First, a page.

In the notation, we also denote corner points pointing downwards with \(\circ \) and corner points pointing upwards with \(\bullet \) (of course, always assuming that the 4tile is in reference position). As an example, we refer to (b) and (f) in Fig. 6 for and , respectively. Note that this notation is not part of the characterization of types, but is included only to visualize the directions along which the boundary rolls up or down, respectively. (In fact, a \(+\) in the center along with \(\diagup \) pointing towards \(+\) yields \(\circ \) in the corresponding corner. In a similar fashion, a − in the center along with \(\diagup \) not pointing towards − yields \(\bullet \).) This notation facilitates to determine the class of the 4tile as Ztiles have no \(\bullet \)/\(\circ \), Dtiles have two, and Itiles have exactly one.
Lemma 2.7
(Boundary orientations). The boundary orientations of the different boundaries of the Z, D, and Itiles are given as indicated in Table 2.
Lemma 2.7 will be proved in Sect. A.2. We close this subsection with an example illustrating Lemma 2.6. Let us attach the Ztile and the Dtile . From the notation we can directly see that by attaching via
the boundary orientation match at the shared boundary, i.e., the 4tiles can be attached to each other provided that also the boundary angles coincide. (This indeed holds true, as we will see later in Lemma 3.1.) The type of the middle 4tile can be determined directly by considering the forms of the four optimal cells in the middle, i.e., . As the shared boundary has orientation >, which corresponds to \(\vee \), Lemma 2.6 implies that the middle 4tile satisfies \(\varsigma = 1\). The latter implies a −symbol in the middle of the matrix, see the discussion below Lemma 2.5. Therefore, the middle 4tile is the Itile . Clearly, the procedure applies to all combinations of 4tiles.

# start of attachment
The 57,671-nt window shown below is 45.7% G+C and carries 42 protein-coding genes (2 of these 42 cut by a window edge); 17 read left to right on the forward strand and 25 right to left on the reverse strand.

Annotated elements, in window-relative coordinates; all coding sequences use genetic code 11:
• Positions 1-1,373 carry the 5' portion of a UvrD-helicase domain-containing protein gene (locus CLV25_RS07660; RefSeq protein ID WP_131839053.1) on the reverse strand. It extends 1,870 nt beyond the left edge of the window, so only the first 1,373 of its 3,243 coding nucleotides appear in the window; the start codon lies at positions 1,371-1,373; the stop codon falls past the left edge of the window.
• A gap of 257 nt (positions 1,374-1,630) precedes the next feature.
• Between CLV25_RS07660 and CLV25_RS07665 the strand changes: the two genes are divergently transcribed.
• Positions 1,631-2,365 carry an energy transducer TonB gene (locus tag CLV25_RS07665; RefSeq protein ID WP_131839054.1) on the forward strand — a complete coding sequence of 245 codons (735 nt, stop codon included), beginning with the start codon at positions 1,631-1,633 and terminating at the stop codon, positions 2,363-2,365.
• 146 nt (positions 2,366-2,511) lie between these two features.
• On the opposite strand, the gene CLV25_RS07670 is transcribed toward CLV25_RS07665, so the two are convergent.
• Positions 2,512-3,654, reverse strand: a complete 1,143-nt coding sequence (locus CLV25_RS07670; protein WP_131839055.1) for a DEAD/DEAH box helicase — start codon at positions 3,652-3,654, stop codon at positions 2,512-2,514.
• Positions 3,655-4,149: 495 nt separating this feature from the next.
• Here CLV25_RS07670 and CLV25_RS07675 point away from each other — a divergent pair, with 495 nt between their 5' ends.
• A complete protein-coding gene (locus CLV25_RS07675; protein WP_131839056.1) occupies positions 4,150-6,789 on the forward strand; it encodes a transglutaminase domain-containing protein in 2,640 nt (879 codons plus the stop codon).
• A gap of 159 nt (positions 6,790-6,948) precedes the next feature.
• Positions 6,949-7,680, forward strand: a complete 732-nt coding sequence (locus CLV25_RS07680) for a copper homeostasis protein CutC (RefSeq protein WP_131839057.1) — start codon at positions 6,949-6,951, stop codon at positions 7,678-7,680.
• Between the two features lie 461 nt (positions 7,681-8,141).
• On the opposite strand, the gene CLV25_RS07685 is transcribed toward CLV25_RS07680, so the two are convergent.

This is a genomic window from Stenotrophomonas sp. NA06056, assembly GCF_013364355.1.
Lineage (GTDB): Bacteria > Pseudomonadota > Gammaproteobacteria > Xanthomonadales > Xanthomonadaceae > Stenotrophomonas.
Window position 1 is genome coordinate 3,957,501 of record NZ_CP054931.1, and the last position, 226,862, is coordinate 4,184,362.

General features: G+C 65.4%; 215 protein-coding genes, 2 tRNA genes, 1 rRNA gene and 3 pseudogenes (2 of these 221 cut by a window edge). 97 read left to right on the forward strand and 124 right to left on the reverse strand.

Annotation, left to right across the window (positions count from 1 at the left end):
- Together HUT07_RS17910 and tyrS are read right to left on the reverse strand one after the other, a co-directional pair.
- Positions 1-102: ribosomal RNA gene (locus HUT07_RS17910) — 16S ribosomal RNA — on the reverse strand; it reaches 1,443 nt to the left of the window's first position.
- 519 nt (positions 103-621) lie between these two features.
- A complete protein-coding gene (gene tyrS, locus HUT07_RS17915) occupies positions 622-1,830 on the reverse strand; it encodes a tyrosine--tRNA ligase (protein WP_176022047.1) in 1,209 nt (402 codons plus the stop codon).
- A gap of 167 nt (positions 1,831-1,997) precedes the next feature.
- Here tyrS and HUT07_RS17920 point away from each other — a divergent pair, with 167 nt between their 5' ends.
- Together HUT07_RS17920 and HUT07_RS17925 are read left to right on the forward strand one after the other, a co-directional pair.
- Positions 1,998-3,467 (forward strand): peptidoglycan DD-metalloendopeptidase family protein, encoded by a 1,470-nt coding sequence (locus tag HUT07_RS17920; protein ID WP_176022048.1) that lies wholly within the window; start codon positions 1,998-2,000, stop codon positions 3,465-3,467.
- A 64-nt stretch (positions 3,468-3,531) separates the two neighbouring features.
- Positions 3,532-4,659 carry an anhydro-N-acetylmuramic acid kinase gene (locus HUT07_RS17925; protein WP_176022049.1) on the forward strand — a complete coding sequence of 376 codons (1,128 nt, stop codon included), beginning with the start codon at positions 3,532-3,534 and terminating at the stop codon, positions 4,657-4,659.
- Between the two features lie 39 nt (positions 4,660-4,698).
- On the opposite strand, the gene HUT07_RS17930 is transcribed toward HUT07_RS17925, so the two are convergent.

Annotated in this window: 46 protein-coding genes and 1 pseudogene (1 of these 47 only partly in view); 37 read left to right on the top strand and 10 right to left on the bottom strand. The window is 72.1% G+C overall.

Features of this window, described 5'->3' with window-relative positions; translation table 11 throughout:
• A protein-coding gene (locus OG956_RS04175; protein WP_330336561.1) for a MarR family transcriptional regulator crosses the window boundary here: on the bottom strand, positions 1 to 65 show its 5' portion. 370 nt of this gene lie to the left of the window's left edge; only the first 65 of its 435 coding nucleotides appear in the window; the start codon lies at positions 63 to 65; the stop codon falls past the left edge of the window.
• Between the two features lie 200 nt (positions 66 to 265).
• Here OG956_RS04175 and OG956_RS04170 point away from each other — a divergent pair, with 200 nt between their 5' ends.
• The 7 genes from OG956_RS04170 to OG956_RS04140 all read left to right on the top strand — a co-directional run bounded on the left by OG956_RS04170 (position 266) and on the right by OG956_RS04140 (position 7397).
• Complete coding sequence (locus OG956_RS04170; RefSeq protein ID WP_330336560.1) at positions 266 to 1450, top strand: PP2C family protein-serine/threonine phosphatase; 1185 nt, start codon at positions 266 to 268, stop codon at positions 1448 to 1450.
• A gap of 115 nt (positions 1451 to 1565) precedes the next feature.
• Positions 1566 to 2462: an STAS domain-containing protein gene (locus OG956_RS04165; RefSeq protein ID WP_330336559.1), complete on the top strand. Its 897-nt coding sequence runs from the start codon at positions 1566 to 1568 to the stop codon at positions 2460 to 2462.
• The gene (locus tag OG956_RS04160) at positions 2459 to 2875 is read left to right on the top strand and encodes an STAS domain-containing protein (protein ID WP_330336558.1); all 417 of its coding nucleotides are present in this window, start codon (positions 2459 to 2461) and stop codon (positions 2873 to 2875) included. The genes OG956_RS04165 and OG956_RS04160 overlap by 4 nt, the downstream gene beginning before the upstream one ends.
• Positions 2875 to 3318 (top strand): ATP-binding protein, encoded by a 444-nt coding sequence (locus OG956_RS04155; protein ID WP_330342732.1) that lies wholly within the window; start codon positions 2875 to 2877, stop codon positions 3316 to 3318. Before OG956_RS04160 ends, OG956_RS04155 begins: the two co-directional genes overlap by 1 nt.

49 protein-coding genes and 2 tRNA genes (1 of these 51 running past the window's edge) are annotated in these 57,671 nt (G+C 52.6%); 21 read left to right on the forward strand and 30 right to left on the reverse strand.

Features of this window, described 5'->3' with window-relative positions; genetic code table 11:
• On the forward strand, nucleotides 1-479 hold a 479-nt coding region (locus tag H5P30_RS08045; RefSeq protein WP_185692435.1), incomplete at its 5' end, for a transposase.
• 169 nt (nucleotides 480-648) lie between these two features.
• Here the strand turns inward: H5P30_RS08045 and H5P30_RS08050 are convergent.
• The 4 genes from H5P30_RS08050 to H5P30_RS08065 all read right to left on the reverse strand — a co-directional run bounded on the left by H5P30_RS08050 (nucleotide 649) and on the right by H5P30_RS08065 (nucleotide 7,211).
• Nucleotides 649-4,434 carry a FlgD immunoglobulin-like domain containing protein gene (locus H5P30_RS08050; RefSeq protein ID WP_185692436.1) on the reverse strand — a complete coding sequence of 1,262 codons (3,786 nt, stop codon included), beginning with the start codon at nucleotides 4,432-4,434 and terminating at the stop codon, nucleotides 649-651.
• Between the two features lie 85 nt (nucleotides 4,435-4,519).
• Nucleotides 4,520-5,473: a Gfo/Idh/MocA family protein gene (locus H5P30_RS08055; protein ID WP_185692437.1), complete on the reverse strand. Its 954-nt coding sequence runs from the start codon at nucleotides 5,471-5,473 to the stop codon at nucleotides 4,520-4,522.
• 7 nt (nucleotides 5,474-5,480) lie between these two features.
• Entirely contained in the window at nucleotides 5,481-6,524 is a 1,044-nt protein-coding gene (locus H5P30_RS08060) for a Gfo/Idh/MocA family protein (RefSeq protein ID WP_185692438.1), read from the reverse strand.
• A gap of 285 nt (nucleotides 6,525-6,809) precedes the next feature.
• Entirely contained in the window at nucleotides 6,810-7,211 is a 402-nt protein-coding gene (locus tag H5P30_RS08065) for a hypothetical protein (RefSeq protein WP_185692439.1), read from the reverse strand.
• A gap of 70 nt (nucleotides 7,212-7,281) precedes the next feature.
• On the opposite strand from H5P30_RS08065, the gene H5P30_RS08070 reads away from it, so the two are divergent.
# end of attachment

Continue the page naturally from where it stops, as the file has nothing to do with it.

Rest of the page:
2.5 Main Result: Characterization in Terms of 4Tiles
After having introduced the necessary notation and concepts in the previous subsections, we are ready to formulate our main result on the characterization of admissible configurations in terms of 4tiles. To this end, we need a variant of the form function, the socalled type functions: consider an admissible deformation y and let \(S_1 = 0\), \(S_2 = (1,0)\), \(S_3=(0,1)\), and \(S_4 = (1,1)\). For \(i=1,\ldots ,4\), we let \(\sigma _i\) be the function defined on \(2{\mathbb {Z}}^2\) such that \(\sigma _i(k,l)\) for \((k,l) \in 2{\mathbb {Z}}^2\) indicates the type of the 4cell with center \(y(S_i + (k,l))\). The four different functions account for the fact that a translation of \({\mathbb {Z}}^2\) by (0, 0), (1, 0), (0, 1), or (1, 1) leaves the deformed configuration invariant, but groups together different optimal cells to form 4tiles.With this definition at hand, we now state the main result of this paper.
Theorem 2.8